THE ECONOMIST: Gigantic gridiron gyrations

Over 40+ years and thousands of projects, I have examined pandemics, natural disasters, oil market collapses, financial meltdowns, and all manner of mayhem. One enduring lesson is that nothing — and I do mean NOTHING — gets folks worked up as much as football. I should know better, but alas, I don’t!

Since the announcement that the University of Texas and the University of Oklahoma would be leaving the Big 12 Conference for the Southeastern Conference, speculation about what happens next has been rampant. Other universities in the Big 12 are obviously unhappy about the situation and have been trying to either stop it or change it, but that is unlikely.

Without Texas and OU, the Big 12 would likely drop from the “Power 5” conferences for athletics, and as a result the state would go from having five teams in Power 5 conferences (Texas A&M, Texas, Baylor, TCU, and Texas Tech) to having only two. While there are many possible options on the table (including alliances in which Baylor, TCU, and Tech compete with teams in other top-tier conferences and a potential, though improbable, merger of the Pac 12 and the Big 12), nothing has been resolved (or likely will be soon).

It’s not just sports; it’s also a huge economic issue (the magnet that pulls me in), both for the universities and their communities. As it stands, the remainder of the Big 12 conference is facing smaller television deals, lower attendance, and other negative consequences, resulting in reductions in athletic revenue, tourism, and local economic benefits.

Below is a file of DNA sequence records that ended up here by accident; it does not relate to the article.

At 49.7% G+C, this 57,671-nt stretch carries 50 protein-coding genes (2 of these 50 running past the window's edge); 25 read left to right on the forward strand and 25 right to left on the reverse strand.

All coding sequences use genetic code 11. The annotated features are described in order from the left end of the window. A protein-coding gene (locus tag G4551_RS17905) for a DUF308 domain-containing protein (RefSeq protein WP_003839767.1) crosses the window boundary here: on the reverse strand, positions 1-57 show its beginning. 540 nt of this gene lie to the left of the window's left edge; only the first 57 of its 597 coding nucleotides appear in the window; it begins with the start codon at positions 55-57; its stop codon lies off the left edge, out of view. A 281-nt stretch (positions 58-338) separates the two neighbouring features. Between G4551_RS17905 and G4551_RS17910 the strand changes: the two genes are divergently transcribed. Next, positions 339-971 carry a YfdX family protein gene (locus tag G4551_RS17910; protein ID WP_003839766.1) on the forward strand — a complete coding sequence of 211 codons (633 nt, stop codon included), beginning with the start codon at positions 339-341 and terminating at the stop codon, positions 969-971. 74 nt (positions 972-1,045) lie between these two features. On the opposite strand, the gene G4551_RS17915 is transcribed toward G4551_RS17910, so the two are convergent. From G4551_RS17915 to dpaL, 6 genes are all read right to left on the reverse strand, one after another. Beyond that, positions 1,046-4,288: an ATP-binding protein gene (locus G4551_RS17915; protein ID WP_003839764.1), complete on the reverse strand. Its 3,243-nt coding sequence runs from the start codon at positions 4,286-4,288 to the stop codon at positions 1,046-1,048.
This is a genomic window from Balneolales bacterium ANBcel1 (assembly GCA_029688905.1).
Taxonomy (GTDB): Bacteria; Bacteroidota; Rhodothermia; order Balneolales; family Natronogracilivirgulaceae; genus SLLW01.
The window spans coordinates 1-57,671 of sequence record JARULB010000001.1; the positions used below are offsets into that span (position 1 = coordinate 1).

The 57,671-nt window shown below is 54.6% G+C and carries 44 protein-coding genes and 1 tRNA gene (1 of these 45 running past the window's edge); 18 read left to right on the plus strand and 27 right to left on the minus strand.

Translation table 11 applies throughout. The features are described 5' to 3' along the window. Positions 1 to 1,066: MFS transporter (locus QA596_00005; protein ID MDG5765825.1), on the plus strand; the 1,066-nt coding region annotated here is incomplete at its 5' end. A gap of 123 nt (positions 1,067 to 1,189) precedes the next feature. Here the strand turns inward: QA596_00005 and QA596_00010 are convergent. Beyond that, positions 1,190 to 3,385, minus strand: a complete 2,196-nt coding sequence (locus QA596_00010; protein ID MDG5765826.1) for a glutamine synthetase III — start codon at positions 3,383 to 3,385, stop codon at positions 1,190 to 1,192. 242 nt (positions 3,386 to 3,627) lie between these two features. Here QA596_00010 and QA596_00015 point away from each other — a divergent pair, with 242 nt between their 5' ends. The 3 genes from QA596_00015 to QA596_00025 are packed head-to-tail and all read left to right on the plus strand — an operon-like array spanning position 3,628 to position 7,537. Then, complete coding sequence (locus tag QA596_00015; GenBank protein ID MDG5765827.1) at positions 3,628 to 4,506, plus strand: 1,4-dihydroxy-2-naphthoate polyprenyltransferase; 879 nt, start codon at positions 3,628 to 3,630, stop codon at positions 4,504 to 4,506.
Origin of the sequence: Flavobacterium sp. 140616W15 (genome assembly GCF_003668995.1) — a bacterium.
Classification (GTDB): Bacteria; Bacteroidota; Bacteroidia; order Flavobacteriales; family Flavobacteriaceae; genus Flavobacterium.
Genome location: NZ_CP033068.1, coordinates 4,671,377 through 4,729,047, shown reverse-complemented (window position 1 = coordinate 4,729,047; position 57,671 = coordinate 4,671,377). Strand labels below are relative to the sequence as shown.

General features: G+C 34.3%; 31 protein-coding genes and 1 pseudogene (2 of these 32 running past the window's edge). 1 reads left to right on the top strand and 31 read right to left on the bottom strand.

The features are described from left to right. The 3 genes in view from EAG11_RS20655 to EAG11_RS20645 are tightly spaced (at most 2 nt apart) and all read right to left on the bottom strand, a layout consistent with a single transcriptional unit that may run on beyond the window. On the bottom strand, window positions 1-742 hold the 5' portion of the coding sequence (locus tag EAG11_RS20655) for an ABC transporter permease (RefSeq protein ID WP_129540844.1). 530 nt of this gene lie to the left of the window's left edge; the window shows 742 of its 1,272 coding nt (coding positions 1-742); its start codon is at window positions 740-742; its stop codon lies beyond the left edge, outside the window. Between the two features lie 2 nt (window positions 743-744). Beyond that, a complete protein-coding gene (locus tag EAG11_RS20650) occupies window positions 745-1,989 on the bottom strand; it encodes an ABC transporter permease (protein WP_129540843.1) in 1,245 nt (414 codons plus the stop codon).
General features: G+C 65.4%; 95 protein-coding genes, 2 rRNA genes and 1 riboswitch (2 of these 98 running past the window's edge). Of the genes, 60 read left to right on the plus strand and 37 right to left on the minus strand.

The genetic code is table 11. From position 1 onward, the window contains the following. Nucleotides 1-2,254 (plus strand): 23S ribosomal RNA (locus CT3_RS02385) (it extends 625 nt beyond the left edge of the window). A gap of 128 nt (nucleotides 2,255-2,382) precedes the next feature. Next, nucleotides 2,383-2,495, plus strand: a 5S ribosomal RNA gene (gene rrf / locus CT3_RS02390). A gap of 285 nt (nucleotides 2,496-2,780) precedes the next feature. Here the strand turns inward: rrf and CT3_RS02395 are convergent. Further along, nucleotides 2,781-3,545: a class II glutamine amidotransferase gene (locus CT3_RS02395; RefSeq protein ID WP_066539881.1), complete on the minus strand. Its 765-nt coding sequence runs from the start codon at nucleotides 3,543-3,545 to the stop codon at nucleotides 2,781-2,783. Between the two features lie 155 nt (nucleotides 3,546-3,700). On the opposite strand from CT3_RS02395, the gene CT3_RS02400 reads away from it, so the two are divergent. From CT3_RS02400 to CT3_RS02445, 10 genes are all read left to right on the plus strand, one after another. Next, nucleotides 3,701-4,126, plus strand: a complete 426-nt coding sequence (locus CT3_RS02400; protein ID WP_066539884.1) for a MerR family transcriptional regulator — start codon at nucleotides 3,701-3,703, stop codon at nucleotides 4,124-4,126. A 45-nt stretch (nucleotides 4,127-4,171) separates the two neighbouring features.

To shed some light on a heated subject, we examined two representative scenarios. (See for details.) Scenario 1 assumes the Big 12 remains largely intact and potentially expands, with television revenues and attendance patterns similar to those in the American Athletic Conference (adjusted for specific characteristics of the individual schools). Scenario 2 assumes the Big 12 is not maintained and the schools must seek opportunities elsewhere, with ultimate performance mirroring the five most successful athletic programs in the Mountain West Conference (the next most successful league and TCU’s former home).

The Waco, Lubbock, and Fort Worth areas would face overall economic losses of an estimated $397.7 million in annual output and 5,322 jobs under Scenario 1 and $569.1 million in yearly production and 7,615 jobs under Scenario 2. Across the entire Big 12, the yearly losses total $938.9 million to $1.3 billion in output and 12,623-18,063 jobs.

College athletics is changing, and it is inevitable that schools will respond. If Texas joins the SEC, there will undoubtedly be benefits for the university and the Austin area. Nonetheless, the consequences for other universities and how those might be mitigated are notable concerns. Stay safe!